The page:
Patient Thriving After Life-Saving Procedure

It all started with a bad headache

Author: Sherry Farney


Last year, Joey Loper, 43, of Boyne Falls, went to the doctor with a very bad headache. They gave him a shot and sent him home. The next morning, his headache was still there and not improving. At this point, Joey’s wife, Barb, decided to take him to the ER at McLaren Northern Michigan.

“We were walking into the ER and Joey collapsed on the floor due to a seizure,” said Barb. The doctors quickly did CT scans, which showed a brain bleed. At that point, he was evaluated by Bharath Naravetla, MD, an interventional neurologist at McLaren Flint, using a telemedicine robot. He also reviewed the CT scans and diagnosed Joey with a brain bleed.”


Dr. Naravetla had several things to explain to Barb about Joey’s condition. He discussed the brain bleed, called a subarachnoid hemorrhage (SAH), which is caused by the rupture of an aneurysm. He then described that an aneurysm of the brain forms when a part of an artery wall weakens and starts enlarging like a balloon. Aneurysms slowly grow and eventually rupture causing a serious life-threatening type of stroke by bleeding into the space surrounding the brain. After Dr. Naravetla covered all of this, and the treatment options, Barb decided that the pipeline embolization device was the best choice for her husband.

“This interventional procedure is performed through a small incision made in the femoral artery in the groin,” said Dr. Naravetla. “A catheter is inserted into the blood vessel and carefully brought up to the brain.

“Next, another small catheter is advanced through the first catheter and brought across the aneurysm under X-ray guidance. The Pipeline™ Flex embolization device, which is a braided mesh-like stent, is inserted into the small catheter and across the aneurysm in need of repair. Then, the Pipeline™ Flex embolization device is deployed across the site of entry of the aneurysm and released. It diverts the blood flow away from entering the aneurysm, and there by helps to decrease the pressure inside of it, reduces the size and eventually disappears over time.”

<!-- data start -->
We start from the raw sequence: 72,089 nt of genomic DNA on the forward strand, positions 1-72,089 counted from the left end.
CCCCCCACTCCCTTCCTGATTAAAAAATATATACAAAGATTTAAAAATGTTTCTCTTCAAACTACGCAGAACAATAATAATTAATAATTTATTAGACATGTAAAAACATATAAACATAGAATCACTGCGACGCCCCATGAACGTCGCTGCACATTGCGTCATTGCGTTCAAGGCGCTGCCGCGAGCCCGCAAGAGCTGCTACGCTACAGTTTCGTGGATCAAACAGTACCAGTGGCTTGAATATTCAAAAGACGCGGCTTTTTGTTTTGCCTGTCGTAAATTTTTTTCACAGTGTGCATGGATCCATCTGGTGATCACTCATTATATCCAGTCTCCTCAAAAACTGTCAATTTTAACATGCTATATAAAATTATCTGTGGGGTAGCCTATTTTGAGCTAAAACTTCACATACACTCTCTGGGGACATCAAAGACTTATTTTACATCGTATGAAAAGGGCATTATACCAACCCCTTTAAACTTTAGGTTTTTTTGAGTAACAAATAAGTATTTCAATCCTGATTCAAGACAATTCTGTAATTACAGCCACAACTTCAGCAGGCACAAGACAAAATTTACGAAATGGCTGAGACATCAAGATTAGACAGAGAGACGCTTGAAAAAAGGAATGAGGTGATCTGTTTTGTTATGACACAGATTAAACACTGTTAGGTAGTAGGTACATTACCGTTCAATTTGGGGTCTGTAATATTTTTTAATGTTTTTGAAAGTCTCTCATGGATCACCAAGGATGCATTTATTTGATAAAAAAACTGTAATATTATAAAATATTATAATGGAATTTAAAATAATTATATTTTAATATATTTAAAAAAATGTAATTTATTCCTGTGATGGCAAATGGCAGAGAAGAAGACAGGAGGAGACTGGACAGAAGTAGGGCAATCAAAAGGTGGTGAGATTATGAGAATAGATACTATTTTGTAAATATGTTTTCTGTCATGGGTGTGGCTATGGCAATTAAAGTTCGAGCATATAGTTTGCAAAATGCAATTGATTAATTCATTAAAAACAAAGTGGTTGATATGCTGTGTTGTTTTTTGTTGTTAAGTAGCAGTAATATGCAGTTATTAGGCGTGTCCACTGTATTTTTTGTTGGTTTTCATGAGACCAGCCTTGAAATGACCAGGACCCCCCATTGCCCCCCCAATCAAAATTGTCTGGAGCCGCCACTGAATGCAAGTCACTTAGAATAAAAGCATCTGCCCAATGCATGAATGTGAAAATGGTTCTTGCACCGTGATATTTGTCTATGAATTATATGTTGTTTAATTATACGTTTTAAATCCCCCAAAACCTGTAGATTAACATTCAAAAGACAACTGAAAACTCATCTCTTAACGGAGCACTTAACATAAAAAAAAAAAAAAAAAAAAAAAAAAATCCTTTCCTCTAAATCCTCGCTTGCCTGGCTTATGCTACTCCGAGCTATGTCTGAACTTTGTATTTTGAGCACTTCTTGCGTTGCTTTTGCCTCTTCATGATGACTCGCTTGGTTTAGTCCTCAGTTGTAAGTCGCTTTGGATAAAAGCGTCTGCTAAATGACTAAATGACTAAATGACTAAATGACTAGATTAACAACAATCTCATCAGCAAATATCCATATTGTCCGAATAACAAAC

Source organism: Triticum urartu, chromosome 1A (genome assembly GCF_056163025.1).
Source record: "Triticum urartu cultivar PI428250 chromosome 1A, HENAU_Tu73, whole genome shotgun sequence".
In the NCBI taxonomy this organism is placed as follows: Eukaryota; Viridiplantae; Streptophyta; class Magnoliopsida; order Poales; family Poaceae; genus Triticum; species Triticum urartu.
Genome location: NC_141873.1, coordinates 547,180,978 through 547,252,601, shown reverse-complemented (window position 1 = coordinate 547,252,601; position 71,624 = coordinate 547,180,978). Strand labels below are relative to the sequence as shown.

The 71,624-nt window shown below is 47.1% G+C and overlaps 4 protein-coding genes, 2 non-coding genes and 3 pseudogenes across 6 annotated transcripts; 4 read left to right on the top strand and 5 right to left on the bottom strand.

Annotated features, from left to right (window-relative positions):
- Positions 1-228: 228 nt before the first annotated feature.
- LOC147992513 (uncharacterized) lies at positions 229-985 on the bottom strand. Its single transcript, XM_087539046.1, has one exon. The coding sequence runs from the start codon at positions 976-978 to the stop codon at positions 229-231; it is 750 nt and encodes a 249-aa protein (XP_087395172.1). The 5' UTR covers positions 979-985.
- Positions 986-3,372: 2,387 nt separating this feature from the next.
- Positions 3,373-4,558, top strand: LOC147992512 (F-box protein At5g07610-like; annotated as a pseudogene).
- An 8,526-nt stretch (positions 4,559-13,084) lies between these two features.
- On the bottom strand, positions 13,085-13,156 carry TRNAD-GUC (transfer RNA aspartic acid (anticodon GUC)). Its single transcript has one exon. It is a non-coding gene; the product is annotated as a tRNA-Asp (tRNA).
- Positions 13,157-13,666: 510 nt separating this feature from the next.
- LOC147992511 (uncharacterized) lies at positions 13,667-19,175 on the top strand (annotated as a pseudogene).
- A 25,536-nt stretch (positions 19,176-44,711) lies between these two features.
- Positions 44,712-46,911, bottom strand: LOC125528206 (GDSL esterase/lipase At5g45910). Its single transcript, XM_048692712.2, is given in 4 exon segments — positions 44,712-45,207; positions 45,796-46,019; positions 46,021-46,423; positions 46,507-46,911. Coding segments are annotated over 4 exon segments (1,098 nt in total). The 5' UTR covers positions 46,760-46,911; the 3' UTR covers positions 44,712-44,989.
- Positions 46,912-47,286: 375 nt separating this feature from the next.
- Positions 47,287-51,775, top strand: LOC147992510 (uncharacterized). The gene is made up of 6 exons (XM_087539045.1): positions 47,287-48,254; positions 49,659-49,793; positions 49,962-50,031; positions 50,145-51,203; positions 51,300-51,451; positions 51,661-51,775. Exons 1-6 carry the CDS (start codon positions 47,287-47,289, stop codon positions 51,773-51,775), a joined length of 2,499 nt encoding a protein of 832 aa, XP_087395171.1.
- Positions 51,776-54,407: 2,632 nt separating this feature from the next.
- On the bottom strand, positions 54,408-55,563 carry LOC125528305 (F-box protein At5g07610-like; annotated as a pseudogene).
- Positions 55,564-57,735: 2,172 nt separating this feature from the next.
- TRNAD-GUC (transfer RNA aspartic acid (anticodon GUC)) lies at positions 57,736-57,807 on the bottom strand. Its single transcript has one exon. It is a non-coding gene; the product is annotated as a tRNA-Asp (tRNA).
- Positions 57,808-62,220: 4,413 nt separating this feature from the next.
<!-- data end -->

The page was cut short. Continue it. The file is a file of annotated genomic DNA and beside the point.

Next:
SAH is a serious condition and only one-third of patients will survive with a good recovery, experts say.

“The procedure took a while, but when Joey came in the recovery room, he smiled and I could see the light come back into his life,” said Barb. “He was in the ICU for a month, so the nurses became family to us. They were wonderful, answered all our questions, and always took great care of us both.

“I stayed at the Hospitality House at McLaren just down the road from the hospital, which was an absolute blessing. It meant so much to be so close to my husband every day as he recovered in the hospital.”

After about a month in Flint, Joey returned to McLaren Northern Michigan for recovery in their Acute Rehab Center. Although he had some deficits and had to build his strength back up, he recovered very well. About a week after his discharge, Joey was having some memory loss, so he returned to McLaren Flint and it was discovered that his brain had been swelling, a common complication of a SAH. To help take the pressure off his brain, Joey had a shunt put in. This allows fluid to pass normally from one part of the body to another. After this surgery, his memory began to improve. 

“Joey is doing very well today and is back to his work full-time as head of maintenance at Boyne Falls Public Schools,” said Barb. “Some things are difficult for him, but overall, he is doing really well. He doesn’t let anything stop him. He has even gotten back to working on small engines, which has always been a hobby he enjoys.

“I am so grateful for the McLaren Flint and McLaren Northern Michigan medical teams. Their amazing care is the reason my husband is still here today.”

Information about McLaren Flint’s Certified Comprehensive Stroke Center and the McLaren Stroke Network is available here.